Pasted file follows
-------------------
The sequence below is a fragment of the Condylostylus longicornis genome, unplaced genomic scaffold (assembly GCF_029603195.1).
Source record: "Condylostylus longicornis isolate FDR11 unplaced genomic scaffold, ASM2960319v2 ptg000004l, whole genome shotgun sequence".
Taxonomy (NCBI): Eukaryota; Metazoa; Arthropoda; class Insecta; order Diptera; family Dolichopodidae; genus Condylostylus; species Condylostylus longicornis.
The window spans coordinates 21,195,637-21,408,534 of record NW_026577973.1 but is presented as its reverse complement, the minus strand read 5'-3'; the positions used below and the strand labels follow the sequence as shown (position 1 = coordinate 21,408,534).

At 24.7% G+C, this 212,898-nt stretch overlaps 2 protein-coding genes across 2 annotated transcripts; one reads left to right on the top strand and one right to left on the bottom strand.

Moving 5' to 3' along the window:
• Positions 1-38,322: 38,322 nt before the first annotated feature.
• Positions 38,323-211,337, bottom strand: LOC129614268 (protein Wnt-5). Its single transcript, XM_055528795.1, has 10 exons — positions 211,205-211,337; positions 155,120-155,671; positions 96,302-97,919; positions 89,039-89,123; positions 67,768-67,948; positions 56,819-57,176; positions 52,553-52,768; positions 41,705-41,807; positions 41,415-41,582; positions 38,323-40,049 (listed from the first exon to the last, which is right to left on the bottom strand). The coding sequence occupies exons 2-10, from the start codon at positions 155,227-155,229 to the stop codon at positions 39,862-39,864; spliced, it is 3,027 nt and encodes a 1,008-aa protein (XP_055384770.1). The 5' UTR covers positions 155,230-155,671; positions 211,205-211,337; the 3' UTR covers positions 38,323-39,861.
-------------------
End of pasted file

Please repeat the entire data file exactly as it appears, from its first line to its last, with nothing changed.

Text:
The sequence below is a fragment of the Condylostylus longicornis genome, unplaced genomic scaffold (assembly GCF_029603195.1).
Source record: "Condylostylus longicornis isolate FDR11 unplaced genomic scaffold, ASM2960319v2 ptg000004l, whole genome shotgun sequence".
Taxonomy (NCBI): Eukaryota; Metazoa; Arthropoda; class Insecta; order Diptera; family Dolichopodidae; genus Condylostylus; species Condylostylus longicornis.
The window spans coordinates 21,195,637-21,408,534 of record NW_026577973.1 but is presented as its reverse complement, the minus strand read 5'-3'; the positions used below and the strand labels follow the sequence as shown (position 1 = coordinate 21,408,534).

At 24.7% G+C, this 212,898-nt stretch overlaps 2 protein-coding genes across 2 annotated transcripts; one reads left to right on the top strand and one right to left on the bottom strand.

Moving 5' to 3' along the window:
• Positions 1-38,322: 38,322 nt before the first annotated feature.
• Positions 38,323-211,337, bottom strand: LOC129614268 (protein Wnt-5). Its single transcript, XM_055528795.1, has 10 exons — positions 211,205-211,337; positions 155,120-155,671; positions 96,302-97,919; positions 89,039-89,123; positions 67,768-67,948; positions 56,819-57,176; positions 52,553-52,768; positions 41,705-41,807; positions 41,415-41,582; positions 38,323-40,049 (listed from the first exon to the last, which is right to left on the bottom strand). The coding sequence occupies exons 2-10, from the start codon at positions 155,227-155,229 to the stop codon at positions 39,862-39,864; spliced, it is 3,027 nt and encodes a 1,008-aa protein (XP_055384770.1). The 5' UTR covers positions 155,230-155,671; positions 211,205-211,337; the 3' UTR covers positions 38,323-39,861.